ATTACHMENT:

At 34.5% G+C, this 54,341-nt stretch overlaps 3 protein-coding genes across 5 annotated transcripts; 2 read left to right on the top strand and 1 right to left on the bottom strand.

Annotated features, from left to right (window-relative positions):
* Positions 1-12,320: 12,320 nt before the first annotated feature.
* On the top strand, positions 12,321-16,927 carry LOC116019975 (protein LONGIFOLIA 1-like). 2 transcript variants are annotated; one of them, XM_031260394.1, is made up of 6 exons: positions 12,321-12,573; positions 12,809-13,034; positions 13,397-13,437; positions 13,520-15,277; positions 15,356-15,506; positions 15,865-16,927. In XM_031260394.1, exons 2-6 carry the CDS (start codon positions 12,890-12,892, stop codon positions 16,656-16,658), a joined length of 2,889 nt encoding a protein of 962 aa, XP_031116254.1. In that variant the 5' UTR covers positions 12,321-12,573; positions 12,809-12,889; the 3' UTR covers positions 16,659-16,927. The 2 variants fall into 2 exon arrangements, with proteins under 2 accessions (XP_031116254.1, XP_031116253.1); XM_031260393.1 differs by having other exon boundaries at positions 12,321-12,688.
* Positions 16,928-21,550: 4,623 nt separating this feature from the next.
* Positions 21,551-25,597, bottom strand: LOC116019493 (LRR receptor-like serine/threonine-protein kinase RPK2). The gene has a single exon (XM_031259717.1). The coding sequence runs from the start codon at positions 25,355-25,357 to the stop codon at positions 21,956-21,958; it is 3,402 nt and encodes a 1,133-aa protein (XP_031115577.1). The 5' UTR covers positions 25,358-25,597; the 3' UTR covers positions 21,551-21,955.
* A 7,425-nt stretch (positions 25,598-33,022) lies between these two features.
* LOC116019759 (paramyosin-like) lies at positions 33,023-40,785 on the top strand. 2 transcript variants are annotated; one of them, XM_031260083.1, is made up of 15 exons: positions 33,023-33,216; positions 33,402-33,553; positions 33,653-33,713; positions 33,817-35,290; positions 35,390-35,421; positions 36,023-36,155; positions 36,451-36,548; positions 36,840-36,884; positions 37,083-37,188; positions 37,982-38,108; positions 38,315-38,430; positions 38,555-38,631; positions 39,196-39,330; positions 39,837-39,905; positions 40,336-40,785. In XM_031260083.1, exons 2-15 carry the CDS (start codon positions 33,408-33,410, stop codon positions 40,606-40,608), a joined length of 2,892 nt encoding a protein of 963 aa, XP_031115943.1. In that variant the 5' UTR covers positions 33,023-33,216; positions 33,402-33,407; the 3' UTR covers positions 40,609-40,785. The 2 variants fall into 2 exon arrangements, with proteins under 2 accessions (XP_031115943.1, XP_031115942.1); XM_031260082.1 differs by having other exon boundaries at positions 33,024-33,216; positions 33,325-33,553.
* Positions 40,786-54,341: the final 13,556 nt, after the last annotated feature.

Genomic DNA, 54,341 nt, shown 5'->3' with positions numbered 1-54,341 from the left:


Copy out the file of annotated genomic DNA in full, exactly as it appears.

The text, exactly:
At 34.5% G+C, this 54,341-nt stretch overlaps 3 protein-coding genes across 5 annotated transcripts; 2 read left to right on the top strand and 1 right to left on the bottom strand.

Annotated features, from left to right (window-relative positions):
* Positions 1-12,320: 12,320 nt before the first annotated feature.
* On the top strand, positions 12,321-16,927 carry LOC116019975 (protein LONGIFOLIA 1-like). 2 transcript variants are annotated; one of them, XM_031260394.1, is made up of 6 exons: positions 12,321-12,573; positions 12,809-13,034; positions 13,397-13,437; positions 13,520-15,277; positions 15,356-15,506; positions 15,865-16,927. In XM_031260394.1, exons 2-6 carry the CDS (start codon positions 12,890-12,892, stop codon positions 16,656-16,658), a joined length of 2,889 nt encoding a protein of 962 aa, XP_031116254.1. In that variant the 5' UTR covers positions 12,321-12,573; positions 12,809-12,889; the 3' UTR covers positions 16,659-16,927. The 2 variants fall into 2 exon arrangements, with proteins under 2 accessions (XP_031116254.1, XP_031116253.1); XM_031260393.1 differs by having other exon boundaries at positions 12,321-12,688.
* Positions 16,928-21,550: 4,623 nt separating this feature from the next.
* Positions 21,551-25,597, bottom strand: LOC116019493 (LRR receptor-like serine/threonine-protein kinase RPK2). The gene has a single exon (XM_031259717.1). The coding sequence runs from the start codon at positions 25,355-25,357 to the stop codon at positions 21,956-21,958; it is 3,402 nt and encodes a 1,133-aa protein (XP_031115577.1). The 5' UTR covers positions 25,358-25,597; the 3' UTR covers positions 21,551-21,955.
* A 7,425-nt stretch (positions 25,598-33,022) lies between these two features.
* LOC116019759 (paramyosin-like) lies at positions 33,023-40,785 on the top strand. 2 transcript variants are annotated; one of them, XM_031260083.1, is made up of 15 exons: positions 33,023-33,216; positions 33,402-33,553; positions 33,653-33,713; positions 33,817-35,290; positions 35,390-35,421; positions 36,023-36,155; positions 36,451-36,548; positions 36,840-36,884; positions 37,083-37,188; positions 37,982-38,108; positions 38,315-38,430; positions 38,555-38,631; positions 39,196-39,330; positions 39,837-39,905; positions 40,336-40,785. In XM_031260083.1, exons 2-15 carry the CDS (start codon positions 33,408-33,410, stop codon positions 40,606-40,608), a joined length of 2,892 nt encoding a protein of 963 aa, XP_031115943.1. In that variant the 5' UTR covers positions 33,023-33,216; positions 33,402-33,407; the 3' UTR covers positions 40,609-40,785. The 2 variants fall into 2 exon arrangements, with proteins under 2 accessions (XP_031115943.1, XP_031115942.1); XM_031260082.1 differs by having other exon boundaries at positions 33,024-33,216; positions 33,325-33,553.
* Positions 40,786-54,341: the final 13,556 nt, after the last annotated feature.

Genomic DNA, 54,341 nt, shown 5'->3' with positions numbered 1-54,341 from the left: